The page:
There are many elements that make a speech powerful, effective, memorable:
A message that has the power to change lives for the better, if only in a small way.
Images and stories, words and phrases that are both evocative and provocative.
A connection with the audience that communicates understanding, respect, and a desire to be of service.
A delivery that brings the message to life.
One of the most important elements of a speech is often missing: the person of the speaker.
Who you are as a person determines the audience’s interpretation of what you say, whether and to what extent they trust your message.
Who you are as a person shapes their response: their willingness to support, endorse, or implement your proposal.
Who you are as a person influences their engagement: their emotional and intellectual investment in your presentation.
Who you are as a person is perhaps the single most important element of a speech. And that element is too often missing.
Too many speakers do their best to erase themselves from their presentations.
They make their PowerPoint slides the focus of attention.
They stand off to the side of the stage in semi-darkness.
They never share a personally revealing opinion,story, or value judgment.
They use words and expressions they’d never utter in a personal conversation.
They present themselves as a brand, not a person — an image that’s devoid of sharp edges, defining characteristics, distinctive humor and wit.
Sometimes speakers make themselves invisible out of fear: “Don’t look at me. Look at my slides. Listen to my ideas.”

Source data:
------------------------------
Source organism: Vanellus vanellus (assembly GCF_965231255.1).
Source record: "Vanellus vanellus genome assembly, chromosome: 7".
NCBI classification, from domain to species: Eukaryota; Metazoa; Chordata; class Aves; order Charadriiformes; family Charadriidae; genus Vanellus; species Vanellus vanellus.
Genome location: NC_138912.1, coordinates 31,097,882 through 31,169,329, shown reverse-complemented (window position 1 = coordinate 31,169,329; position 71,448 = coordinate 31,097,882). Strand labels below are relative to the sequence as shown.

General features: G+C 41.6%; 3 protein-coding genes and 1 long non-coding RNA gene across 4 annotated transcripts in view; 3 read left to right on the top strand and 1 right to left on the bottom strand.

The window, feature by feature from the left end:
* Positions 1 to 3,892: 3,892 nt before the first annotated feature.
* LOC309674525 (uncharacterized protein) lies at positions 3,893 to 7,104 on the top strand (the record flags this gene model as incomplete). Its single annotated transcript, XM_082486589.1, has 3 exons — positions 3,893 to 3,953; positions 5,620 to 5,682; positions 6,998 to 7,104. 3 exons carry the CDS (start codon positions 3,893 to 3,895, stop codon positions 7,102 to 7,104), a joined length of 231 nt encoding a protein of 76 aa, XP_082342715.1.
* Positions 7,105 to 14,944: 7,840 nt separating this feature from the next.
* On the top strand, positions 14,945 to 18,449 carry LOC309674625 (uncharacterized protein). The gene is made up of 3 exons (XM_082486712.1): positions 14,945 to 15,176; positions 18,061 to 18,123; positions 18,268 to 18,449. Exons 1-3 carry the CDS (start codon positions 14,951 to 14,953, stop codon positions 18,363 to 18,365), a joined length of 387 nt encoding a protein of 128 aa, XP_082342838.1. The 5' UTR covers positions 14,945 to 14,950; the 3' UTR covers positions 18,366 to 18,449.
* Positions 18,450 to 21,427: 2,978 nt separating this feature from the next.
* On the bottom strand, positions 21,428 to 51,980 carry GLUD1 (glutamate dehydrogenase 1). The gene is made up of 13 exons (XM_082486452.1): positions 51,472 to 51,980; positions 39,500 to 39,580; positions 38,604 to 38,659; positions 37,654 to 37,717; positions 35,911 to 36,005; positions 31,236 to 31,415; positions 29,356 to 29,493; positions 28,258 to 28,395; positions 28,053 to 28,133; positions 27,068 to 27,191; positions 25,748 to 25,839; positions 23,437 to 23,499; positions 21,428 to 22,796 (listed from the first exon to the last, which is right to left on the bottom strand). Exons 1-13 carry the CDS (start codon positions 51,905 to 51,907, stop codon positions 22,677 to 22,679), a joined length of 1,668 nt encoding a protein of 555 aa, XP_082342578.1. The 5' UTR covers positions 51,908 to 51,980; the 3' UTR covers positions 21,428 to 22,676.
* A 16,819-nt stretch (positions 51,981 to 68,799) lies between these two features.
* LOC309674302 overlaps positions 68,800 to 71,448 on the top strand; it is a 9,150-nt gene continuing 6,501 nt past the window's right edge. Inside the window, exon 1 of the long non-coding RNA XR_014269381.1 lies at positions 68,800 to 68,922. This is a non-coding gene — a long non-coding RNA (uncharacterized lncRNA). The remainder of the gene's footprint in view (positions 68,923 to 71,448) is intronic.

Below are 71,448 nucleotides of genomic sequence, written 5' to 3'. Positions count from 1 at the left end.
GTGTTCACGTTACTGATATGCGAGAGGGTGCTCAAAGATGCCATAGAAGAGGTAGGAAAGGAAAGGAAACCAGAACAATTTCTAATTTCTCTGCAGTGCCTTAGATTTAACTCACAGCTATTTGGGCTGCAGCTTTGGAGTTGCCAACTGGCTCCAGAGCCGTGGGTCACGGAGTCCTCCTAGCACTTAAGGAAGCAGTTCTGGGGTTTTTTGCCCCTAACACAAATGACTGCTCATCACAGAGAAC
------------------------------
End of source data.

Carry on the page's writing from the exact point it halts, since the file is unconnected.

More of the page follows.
Sometimes speakers erase themselves from the presentation in order to seem objective: “Don’t pay me any attention. Consider the facts.”
Sometimes speakers downplay themselves out of a false sense of humility: “I’m not important. My ideas are. You are.”
Don’t get me wrong. Your speech is not about you. It’s about helping the audience. It’s about giving them an idea, insight, or inspiration that will somehow improve their lot.
But a speech isn’t a disembodied message. It isn’t words from on high, a message that anyone and everyone could deliver.
A speech is you at your best — your personality, character, values, history, wisdom, and (yes) humor — engaging the audience directly and personally in the hope of bringing something new to life.
You are as a person is the most important element of a speech. Don’t hide who you are under a bushel basket. Let your light shine for all to see.